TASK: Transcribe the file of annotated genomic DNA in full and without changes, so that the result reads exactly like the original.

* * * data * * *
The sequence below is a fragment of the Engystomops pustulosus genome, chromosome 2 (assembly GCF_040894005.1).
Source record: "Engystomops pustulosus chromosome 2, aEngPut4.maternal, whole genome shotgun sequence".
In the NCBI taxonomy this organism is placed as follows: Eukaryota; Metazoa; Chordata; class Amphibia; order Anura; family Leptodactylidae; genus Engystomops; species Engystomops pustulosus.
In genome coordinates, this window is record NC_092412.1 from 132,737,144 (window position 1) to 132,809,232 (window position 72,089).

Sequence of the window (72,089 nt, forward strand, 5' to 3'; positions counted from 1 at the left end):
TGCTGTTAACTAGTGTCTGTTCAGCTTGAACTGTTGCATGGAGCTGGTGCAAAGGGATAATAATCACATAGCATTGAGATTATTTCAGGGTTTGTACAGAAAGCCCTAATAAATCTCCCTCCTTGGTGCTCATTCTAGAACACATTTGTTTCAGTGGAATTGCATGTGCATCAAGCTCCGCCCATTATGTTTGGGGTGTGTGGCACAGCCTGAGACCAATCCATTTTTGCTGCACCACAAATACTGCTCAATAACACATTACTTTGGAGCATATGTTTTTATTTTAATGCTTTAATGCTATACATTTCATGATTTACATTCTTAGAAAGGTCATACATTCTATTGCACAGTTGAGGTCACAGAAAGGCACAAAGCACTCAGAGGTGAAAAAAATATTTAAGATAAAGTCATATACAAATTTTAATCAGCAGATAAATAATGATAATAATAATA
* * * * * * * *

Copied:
The sequence below is a fragment of the Engystomops pustulosus genome, chromosome 2 (assembly GCF_040894005.1).
Source record: "Engystomops pustulosus chromosome 2, aEngPut4.maternal, whole genome shotgun sequence".
In the NCBI taxonomy this organism is placed as follows: Eukaryota; Metazoa; Chordata; class Amphibia; order Anura; family Leptodactylidae; genus Engystomops; species Engystomops pustulosus.
In genome coordinates, this window is record NC_092412.1 from 132,737,144 (window position 1) to 132,809,232 (window position 72,089).

Sequence of the window (72,089 nt, forward strand, 5' to 3'; positions counted from 1 at the left end):
TGCTGTTAACTAGTGTCTGTTCAGCTTGAACTGTTGCATGGAGCTGGTGCAAAGGGATAATAATCACATAGCATTGAGATTATTTCAGGGTTTGTACAGAAAGCCCTAATAAATCTCCCTCCTTGGTGCTCATTCTAGAACACATTTGTTTCAGTGGAATTGCATGTGCATCAAGCTCCGCCCATTATGTTTGGGGTGTGTGGCACAGCCTGAGACCAATCCATTTTTGCTGCACCACAAATACTGCTCAATAACACATTACTTTGGAGCATATGTTTTTATTTTAATGCTTTAATGCTATACATTTCATGATTTACATTCTTAGAAAGGTCATACATTCTATTGCACAGTTGAGGTCACAGAAAGGCACAAAGCACTCAGAGGTGAAAAAAATATTTAAGATAAAGTCATATACAAATTTTAATCAGCAGATAAATAATGATAATAATAATA